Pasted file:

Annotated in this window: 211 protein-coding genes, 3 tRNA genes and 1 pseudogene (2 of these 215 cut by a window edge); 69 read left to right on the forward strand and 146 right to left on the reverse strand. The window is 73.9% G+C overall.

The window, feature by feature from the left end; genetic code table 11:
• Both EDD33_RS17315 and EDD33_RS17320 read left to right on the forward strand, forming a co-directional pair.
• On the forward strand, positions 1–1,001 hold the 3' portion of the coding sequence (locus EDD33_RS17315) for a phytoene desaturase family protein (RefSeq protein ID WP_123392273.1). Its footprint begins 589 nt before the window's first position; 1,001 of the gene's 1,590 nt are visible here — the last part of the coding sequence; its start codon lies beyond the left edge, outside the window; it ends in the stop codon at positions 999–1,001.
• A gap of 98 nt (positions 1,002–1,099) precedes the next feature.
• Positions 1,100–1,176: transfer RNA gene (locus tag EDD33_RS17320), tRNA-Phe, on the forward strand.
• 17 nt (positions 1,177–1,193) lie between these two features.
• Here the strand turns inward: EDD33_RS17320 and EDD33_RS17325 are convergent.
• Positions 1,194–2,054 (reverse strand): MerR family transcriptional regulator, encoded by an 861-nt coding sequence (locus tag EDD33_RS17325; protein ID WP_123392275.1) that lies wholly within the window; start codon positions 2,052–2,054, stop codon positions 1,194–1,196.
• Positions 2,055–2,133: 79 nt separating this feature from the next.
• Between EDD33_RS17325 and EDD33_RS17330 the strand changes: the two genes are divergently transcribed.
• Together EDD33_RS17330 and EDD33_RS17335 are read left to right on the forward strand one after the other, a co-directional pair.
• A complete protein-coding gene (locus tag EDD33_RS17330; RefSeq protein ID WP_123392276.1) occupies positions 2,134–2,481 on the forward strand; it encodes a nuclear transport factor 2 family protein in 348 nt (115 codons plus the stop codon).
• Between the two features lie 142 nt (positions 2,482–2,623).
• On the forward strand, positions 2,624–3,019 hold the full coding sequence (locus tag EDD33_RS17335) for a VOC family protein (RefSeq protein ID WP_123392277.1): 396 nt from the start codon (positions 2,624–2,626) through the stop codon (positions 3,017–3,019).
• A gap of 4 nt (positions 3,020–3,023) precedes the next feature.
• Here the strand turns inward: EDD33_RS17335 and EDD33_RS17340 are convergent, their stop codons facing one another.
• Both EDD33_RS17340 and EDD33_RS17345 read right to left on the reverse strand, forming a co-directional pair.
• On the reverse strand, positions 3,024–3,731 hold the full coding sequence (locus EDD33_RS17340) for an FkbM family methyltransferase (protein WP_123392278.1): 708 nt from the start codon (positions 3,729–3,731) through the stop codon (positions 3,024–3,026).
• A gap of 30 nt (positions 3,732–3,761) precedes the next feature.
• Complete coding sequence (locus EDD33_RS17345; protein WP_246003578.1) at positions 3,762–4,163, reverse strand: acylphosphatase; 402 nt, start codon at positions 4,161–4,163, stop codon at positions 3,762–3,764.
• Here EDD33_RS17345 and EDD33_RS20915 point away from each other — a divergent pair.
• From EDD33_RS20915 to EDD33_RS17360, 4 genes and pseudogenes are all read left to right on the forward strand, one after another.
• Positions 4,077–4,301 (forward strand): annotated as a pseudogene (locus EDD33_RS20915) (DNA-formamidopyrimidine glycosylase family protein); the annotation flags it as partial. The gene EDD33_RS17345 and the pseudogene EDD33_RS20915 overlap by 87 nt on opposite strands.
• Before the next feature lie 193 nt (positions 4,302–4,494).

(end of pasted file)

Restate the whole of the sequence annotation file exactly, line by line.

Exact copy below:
Annotated in this window: 211 protein-coding genes, 3 tRNA genes and 1 pseudogene (2 of these 215 cut by a window edge); 69 read left to right on the forward strand and 146 right to left on the reverse strand. The window is 73.9% G+C overall.

The window, feature by feature from the left end; genetic code table 11:
• Both EDD33_RS17315 and EDD33_RS17320 read left to right on the forward strand, forming a co-directional pair.
• On the forward strand, positions 1–1,001 hold the 3' portion of the coding sequence (locus EDD33_RS17315) for a phytoene desaturase family protein (RefSeq protein ID WP_123392273.1). Its footprint begins 589 nt before the window's first position; 1,001 of the gene's 1,590 nt are visible here — the last part of the coding sequence; its start codon lies beyond the left edge, outside the window; it ends in the stop codon at positions 999–1,001.
• A gap of 98 nt (positions 1,002–1,099) precedes the next feature.
• Positions 1,100–1,176: transfer RNA gene (locus tag EDD33_RS17320), tRNA-Phe, on the forward strand.
• 17 nt (positions 1,177–1,193) lie between these two features.
• Here the strand turns inward: EDD33_RS17320 and EDD33_RS17325 are convergent.
• Positions 1,194–2,054 (reverse strand): MerR family transcriptional regulator, encoded by an 861-nt coding sequence (locus tag EDD33_RS17325; protein ID WP_123392275.1) that lies wholly within the window; start codon positions 2,052–2,054, stop codon positions 1,194–1,196.
• Positions 2,055–2,133: 79 nt separating this feature from the next.
• Between EDD33_RS17325 and EDD33_RS17330 the strand changes: the two genes are divergently transcribed.
• Together EDD33_RS17330 and EDD33_RS17335 are read left to right on the forward strand one after the other, a co-directional pair.
• A complete protein-coding gene (locus tag EDD33_RS17330; RefSeq protein ID WP_123392276.1) occupies positions 2,134–2,481 on the forward strand; it encodes a nuclear transport factor 2 family protein in 348 nt (115 codons plus the stop codon).
• Between the two features lie 142 nt (positions 2,482–2,623).
• On the forward strand, positions 2,624–3,019 hold the full coding sequence (locus tag EDD33_RS17335) for a VOC family protein (RefSeq protein ID WP_123392277.1): 396 nt from the start codon (positions 2,624–2,626) through the stop codon (positions 3,017–3,019).
• A gap of 4 nt (positions 3,020–3,023) precedes the next feature.
• Here the strand turns inward: EDD33_RS17335 and EDD33_RS17340 are convergent, their stop codons facing one another.
• Both EDD33_RS17340 and EDD33_RS17345 read right to left on the reverse strand, forming a co-directional pair.
• On the reverse strand, positions 3,024–3,731 hold the full coding sequence (locus EDD33_RS17340) for an FkbM family methyltransferase (protein WP_123392278.1): 708 nt from the start codon (positions 3,729–3,731) through the stop codon (positions 3,024–3,026).
• A gap of 30 nt (positions 3,732–3,761) precedes the next feature.
• Complete coding sequence (locus EDD33_RS17345; protein WP_246003578.1) at positions 3,762–4,163, reverse strand: acylphosphatase; 402 nt, start codon at positions 4,161–4,163, stop codon at positions 3,762–3,764.
• Here EDD33_RS17345 and EDD33_RS20915 point away from each other — a divergent pair.
• From EDD33_RS20915 to EDD33_RS17360, 4 genes and pseudogenes are all read left to right on the forward strand, one after another.
• Positions 4,077–4,301 (forward strand): annotated as a pseudogene (locus EDD33_RS20915) (DNA-formamidopyrimidine glycosylase family protein); the annotation flags it as partial. The gene EDD33_RS17345 and the pseudogene EDD33_RS20915 overlap by 87 nt on opposite strands.
• Before the next feature lie 193 nt (positions 4,302–4,494).